On 12 March 1989, a scientist by the name of Tim Berners-Lee submitted a proposal to his employers at CERN with an idea for how to better manage the organisation’s information. Of course, we now know that what Berners-Lee put forward would do much more than that, and his so-called ‘world wide web’ would instead go on to revolutionise the way we live and work. Not bad, for an idea that Berners-Lee’s boss Mike Sendall thought was “vague, but interesting”.
It’s now safe to say that, in the three decades that have elapsed since Berners-Lee submitted his proposal, the web has changed our world completely. A tool to better manage information has become a ubiquitous and essential part of everyday life.
For anyone looking back to those days of the early web, they may be surprised by how many similarities there are to what we see today. Granted, Berners-Lee’s own browser, ‘WorldWideWeb’ (later renamed Nexus) was devoid of imagery and design flourishes, but there were pages of easily readable and formatted text, with hyperlinks in to allow users to navigate around.
Fast forward just a few short years and countless other businesses had become increasingly interested in this new technology (as a way to better reach customers, both existing and potential). As such, a huge amount of money was pumped into developing more sophisticated technology and exploring the new route to market. It made millionaires (and even some billionaires) out of enterprising business people and helped drive forward the world of online shopping and social media that’s so familiar today.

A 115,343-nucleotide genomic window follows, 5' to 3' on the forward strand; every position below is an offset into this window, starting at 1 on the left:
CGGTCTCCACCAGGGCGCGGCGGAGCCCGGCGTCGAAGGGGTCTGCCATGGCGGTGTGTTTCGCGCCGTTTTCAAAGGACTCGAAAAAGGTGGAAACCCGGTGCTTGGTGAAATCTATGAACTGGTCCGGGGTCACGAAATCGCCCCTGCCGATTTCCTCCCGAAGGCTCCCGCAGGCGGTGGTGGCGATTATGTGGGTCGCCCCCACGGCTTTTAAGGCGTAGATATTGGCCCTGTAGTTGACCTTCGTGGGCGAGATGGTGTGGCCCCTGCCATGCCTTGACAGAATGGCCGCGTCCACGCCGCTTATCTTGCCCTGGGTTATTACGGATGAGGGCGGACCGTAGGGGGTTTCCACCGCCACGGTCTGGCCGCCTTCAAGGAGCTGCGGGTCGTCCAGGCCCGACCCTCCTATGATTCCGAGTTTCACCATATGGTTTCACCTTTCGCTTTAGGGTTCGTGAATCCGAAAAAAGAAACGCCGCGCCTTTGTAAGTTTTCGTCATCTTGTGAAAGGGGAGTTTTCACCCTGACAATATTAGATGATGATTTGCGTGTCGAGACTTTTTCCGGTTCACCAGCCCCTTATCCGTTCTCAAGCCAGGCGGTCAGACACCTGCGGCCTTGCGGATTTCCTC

Now we’re entering a second wave of internet ubiquity, that will see all manner of everyday items become ‘smart’. The Internet of Things will see connectivity installed into a potentially limitless number of physical objects. Whilst the most commonly used example is of the smart fridge which can order eggs when you’re running low or let you know when the milk is going off, there’s much more to the IoT than that.
It can, for example, be used to create ‘smart cities’ that run more efficiently, bring down travel times and reduce vehicle emissions. It can also be used to give the elderly more freedom and independence – to continue living in their own homes long after they may otherwise have been taken into care.
It’s quite the history – and indeed quite the future – for prospect that was deemed interesting, albeit rather vague.
This article is from our Spring 2019 Soundbytes Newsletter. To read the other articles from the newsletter, click on a link below:
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